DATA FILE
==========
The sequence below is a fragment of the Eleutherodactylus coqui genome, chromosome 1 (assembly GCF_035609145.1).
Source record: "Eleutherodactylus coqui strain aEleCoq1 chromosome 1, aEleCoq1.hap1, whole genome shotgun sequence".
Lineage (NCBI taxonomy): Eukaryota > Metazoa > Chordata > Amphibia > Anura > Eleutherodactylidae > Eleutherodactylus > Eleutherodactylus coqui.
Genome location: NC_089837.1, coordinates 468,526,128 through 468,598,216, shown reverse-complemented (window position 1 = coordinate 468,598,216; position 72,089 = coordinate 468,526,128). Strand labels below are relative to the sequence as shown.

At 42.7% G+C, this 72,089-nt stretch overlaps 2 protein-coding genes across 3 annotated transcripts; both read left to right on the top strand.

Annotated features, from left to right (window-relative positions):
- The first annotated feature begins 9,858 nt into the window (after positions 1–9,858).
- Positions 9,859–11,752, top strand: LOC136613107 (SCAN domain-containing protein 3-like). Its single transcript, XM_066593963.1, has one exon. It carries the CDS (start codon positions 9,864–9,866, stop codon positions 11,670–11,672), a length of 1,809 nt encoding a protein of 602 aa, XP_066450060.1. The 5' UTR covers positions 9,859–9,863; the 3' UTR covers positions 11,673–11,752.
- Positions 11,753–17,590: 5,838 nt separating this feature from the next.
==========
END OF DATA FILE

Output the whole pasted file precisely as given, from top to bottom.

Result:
The sequence below is a fragment of the Eleutherodactylus coqui genome, chromosome 1 (assembly GCF_035609145.1).
Source record: "Eleutherodactylus coqui strain aEleCoq1 chromosome 1, aEleCoq1.hap1, whole genome shotgun sequence".
Lineage (NCBI taxonomy): Eukaryota > Metazoa > Chordata > Amphibia > Anura > Eleutherodactylidae > Eleutherodactylus > Eleutherodactylus coqui.
Genome location: NC_089837.1, coordinates 468,526,128 through 468,598,216, shown reverse-complemented (window position 1 = coordinate 468,598,216; position 72,089 = coordinate 468,526,128). Strand labels below are relative to the sequence as shown.

At 42.7% G+C, this 72,089-nt stretch overlaps 2 protein-coding genes across 3 annotated transcripts; both read left to right on the top strand.

Annotated features, from left to right (window-relative positions):
- The first annotated feature begins 9,858 nt into the window (after positions 1–9,858).
- Positions 9,859–11,752, top strand: LOC136613107 (SCAN domain-containing protein 3-like). Its single transcript, XM_066593963.1, has one exon. It carries the CDS (start codon positions 9,864–9,866, stop codon positions 11,670–11,672), a length of 1,809 nt encoding a protein of 602 aa, XP_066450060.1. The 5' UTR covers positions 9,859–9,863; the 3' UTR covers positions 11,673–11,752.
- Positions 11,753–17,590: 5,838 nt separating this feature from the next.